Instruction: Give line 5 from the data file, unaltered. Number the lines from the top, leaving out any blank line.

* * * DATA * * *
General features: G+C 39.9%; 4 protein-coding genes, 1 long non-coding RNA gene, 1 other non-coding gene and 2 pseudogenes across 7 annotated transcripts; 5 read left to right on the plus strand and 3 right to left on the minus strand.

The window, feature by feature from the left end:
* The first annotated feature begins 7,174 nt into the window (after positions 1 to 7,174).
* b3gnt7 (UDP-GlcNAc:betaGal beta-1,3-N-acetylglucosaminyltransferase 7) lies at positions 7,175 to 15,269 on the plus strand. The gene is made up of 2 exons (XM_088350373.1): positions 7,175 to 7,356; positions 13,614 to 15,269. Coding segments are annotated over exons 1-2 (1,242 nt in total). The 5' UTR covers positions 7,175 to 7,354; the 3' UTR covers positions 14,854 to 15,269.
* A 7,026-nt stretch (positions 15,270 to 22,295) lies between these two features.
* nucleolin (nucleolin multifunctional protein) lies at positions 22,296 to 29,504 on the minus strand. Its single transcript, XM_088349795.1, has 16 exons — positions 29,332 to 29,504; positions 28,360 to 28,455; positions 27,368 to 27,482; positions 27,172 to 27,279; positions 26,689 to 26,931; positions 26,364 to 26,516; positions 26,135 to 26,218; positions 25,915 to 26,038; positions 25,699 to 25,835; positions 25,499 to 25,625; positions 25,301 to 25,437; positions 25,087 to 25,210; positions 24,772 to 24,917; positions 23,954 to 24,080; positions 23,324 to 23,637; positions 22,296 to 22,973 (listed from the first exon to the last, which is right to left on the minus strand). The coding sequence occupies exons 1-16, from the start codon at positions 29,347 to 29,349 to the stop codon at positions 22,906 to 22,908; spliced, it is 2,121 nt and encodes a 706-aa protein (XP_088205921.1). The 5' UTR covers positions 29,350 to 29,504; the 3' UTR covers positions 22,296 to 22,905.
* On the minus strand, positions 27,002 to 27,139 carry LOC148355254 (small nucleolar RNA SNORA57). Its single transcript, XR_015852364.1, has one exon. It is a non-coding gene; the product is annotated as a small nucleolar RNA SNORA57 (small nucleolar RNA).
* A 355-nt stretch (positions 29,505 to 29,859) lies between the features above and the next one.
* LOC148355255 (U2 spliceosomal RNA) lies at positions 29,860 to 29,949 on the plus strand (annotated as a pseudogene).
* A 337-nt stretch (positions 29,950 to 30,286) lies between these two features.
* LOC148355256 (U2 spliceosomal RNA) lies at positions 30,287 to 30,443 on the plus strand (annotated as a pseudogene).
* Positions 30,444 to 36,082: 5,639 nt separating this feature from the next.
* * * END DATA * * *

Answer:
* A 7,026-nt stretch (positions 15,270 to 22,295) lies between these two features.